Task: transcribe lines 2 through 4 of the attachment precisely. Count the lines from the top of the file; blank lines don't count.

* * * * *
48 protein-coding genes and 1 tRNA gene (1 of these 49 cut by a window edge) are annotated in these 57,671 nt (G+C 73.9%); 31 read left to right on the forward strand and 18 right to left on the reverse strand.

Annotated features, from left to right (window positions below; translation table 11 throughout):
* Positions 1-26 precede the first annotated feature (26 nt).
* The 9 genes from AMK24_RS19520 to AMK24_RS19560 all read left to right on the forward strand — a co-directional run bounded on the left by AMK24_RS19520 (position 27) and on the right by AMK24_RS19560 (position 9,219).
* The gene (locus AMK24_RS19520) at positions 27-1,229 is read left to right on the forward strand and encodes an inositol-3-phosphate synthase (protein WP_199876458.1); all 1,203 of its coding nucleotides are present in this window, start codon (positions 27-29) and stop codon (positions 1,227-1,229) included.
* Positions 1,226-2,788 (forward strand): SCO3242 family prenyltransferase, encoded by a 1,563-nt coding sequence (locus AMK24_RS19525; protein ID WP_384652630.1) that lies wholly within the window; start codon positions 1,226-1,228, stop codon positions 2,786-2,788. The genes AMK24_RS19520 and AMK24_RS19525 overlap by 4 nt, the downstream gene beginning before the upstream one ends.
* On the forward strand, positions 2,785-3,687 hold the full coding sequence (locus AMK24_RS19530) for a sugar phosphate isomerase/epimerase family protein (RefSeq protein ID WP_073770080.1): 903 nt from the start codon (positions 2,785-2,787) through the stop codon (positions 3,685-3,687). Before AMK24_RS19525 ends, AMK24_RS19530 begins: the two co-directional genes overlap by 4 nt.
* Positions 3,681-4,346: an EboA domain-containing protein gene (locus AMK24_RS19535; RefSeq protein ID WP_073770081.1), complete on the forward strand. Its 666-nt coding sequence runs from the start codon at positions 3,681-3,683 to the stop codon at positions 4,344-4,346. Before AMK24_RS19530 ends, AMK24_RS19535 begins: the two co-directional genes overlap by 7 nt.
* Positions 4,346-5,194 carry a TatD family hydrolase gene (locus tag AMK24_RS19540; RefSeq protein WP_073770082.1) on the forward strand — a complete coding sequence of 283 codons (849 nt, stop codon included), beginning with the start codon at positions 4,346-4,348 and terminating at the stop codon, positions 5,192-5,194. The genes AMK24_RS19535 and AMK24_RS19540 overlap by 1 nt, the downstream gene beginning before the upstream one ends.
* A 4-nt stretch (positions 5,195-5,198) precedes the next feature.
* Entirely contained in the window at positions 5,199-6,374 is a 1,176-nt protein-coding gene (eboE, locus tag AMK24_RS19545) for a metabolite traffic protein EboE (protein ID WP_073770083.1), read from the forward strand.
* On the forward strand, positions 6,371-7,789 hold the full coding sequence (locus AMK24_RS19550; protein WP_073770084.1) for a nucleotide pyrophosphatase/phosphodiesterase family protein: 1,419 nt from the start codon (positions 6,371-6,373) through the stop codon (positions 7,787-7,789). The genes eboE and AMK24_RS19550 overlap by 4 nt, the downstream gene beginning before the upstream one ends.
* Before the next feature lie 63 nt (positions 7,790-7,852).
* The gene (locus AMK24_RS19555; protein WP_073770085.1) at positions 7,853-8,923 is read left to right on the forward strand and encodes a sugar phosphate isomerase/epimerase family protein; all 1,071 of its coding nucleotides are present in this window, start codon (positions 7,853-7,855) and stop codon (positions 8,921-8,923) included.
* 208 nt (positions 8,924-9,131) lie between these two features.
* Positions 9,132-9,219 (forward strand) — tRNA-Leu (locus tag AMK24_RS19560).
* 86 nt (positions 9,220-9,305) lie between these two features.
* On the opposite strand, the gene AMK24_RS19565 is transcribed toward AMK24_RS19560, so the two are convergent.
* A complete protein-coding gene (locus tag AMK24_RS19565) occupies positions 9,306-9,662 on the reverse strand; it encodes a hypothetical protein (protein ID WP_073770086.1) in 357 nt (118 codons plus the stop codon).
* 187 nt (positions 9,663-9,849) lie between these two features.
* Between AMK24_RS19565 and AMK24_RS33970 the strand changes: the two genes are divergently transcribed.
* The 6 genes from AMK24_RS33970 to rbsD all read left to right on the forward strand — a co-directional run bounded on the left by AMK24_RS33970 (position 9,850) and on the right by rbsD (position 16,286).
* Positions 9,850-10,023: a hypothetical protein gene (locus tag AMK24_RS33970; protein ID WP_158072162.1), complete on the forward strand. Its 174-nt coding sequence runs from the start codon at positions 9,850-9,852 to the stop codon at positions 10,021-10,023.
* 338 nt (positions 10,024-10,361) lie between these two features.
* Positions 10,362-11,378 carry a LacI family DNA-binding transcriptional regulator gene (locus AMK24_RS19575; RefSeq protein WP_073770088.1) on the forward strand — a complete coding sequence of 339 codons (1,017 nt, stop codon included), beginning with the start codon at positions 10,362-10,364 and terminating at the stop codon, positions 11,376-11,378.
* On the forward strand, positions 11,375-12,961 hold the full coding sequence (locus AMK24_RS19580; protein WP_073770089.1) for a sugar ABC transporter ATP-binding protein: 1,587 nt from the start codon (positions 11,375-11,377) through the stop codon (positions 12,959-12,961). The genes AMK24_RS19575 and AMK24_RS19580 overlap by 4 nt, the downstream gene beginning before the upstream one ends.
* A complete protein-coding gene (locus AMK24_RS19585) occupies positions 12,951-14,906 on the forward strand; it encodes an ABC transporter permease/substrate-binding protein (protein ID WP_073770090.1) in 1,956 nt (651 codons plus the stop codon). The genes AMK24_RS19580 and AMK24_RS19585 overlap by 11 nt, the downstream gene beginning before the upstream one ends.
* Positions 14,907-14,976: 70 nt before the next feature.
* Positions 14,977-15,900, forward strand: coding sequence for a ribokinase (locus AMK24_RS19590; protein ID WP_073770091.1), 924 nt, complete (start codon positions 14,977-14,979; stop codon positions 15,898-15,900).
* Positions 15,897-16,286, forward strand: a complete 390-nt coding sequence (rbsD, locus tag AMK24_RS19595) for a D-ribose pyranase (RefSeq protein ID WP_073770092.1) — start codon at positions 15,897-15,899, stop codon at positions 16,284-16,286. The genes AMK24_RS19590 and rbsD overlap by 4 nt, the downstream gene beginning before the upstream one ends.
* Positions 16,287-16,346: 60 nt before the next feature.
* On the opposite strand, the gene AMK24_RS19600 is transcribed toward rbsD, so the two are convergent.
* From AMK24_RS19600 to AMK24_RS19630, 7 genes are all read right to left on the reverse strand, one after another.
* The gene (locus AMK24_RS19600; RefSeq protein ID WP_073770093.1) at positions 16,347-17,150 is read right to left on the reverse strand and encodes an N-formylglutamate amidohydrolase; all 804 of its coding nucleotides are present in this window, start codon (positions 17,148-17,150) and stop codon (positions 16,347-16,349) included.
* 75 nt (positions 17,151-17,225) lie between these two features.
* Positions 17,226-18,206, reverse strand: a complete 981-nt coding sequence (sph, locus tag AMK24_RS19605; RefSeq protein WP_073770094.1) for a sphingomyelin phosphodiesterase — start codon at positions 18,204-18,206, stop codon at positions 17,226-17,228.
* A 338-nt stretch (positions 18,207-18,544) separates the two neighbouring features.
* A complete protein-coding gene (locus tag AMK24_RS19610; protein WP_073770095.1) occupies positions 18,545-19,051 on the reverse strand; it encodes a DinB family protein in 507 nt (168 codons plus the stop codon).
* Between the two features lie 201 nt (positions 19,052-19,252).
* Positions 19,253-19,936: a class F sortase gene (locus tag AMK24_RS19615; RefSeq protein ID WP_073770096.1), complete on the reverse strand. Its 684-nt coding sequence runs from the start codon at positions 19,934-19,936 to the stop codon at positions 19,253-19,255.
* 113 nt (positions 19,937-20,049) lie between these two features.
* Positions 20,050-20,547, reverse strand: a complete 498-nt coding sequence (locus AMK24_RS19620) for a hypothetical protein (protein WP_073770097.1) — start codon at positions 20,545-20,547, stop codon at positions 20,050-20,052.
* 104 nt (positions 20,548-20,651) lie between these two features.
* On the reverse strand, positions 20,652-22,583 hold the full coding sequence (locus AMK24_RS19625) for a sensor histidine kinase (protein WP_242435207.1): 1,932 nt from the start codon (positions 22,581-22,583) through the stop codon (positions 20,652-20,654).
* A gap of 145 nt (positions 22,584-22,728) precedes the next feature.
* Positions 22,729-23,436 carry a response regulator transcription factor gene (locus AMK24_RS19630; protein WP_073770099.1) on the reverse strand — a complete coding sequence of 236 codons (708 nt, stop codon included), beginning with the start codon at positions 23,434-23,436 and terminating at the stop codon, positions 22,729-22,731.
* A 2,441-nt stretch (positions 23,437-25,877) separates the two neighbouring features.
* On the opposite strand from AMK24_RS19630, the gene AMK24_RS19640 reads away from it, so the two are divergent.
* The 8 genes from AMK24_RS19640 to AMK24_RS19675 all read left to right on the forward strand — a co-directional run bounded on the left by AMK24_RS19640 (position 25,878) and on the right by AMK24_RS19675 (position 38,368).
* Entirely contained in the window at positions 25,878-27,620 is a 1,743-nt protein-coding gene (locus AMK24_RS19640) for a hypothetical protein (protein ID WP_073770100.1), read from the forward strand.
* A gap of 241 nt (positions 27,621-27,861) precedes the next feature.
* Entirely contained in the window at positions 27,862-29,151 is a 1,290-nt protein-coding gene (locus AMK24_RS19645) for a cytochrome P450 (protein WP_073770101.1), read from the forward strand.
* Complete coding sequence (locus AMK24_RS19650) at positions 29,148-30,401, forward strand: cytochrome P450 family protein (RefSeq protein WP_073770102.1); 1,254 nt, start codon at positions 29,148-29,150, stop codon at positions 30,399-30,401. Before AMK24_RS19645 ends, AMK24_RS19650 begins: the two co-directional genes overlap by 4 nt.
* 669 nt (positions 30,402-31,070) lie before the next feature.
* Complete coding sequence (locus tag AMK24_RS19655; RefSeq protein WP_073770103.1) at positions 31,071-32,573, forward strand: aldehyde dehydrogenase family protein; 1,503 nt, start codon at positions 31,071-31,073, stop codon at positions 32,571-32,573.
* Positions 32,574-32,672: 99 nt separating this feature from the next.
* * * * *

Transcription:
Annotated features, from left to right (window positions below; translation table 11 throughout):
* Positions 1-26 precede the first annotated feature (26 nt).
* The 9 genes from AMK24_RS19520 to AMK24_RS19560 all read left to right on the forward strand — a co-directional run bounded on the left by AMK24_RS19520 (position 27) and on the right by AMK24_RS19560 (position 9,219).